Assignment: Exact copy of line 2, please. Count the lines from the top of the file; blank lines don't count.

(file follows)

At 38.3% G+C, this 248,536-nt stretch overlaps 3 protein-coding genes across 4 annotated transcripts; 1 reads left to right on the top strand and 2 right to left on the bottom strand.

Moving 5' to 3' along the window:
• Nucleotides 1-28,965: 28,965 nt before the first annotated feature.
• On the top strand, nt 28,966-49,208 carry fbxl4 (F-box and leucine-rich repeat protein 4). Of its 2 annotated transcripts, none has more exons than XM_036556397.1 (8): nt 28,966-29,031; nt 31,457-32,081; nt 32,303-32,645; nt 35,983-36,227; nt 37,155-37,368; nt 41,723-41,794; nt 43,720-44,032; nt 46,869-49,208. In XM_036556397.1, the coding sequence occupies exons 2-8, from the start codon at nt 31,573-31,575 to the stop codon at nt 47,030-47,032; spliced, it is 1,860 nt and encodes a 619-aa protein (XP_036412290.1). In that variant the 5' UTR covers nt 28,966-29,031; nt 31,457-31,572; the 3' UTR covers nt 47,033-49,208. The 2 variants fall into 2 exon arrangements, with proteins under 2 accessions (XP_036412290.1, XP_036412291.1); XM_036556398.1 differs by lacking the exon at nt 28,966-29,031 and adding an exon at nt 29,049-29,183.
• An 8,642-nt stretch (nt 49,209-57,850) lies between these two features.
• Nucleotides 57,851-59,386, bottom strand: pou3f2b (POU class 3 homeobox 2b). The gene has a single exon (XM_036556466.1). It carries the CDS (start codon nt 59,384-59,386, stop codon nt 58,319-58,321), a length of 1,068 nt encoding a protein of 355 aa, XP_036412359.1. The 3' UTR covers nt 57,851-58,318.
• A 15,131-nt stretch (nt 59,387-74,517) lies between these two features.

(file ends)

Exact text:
Moving 5' to 3' along the window: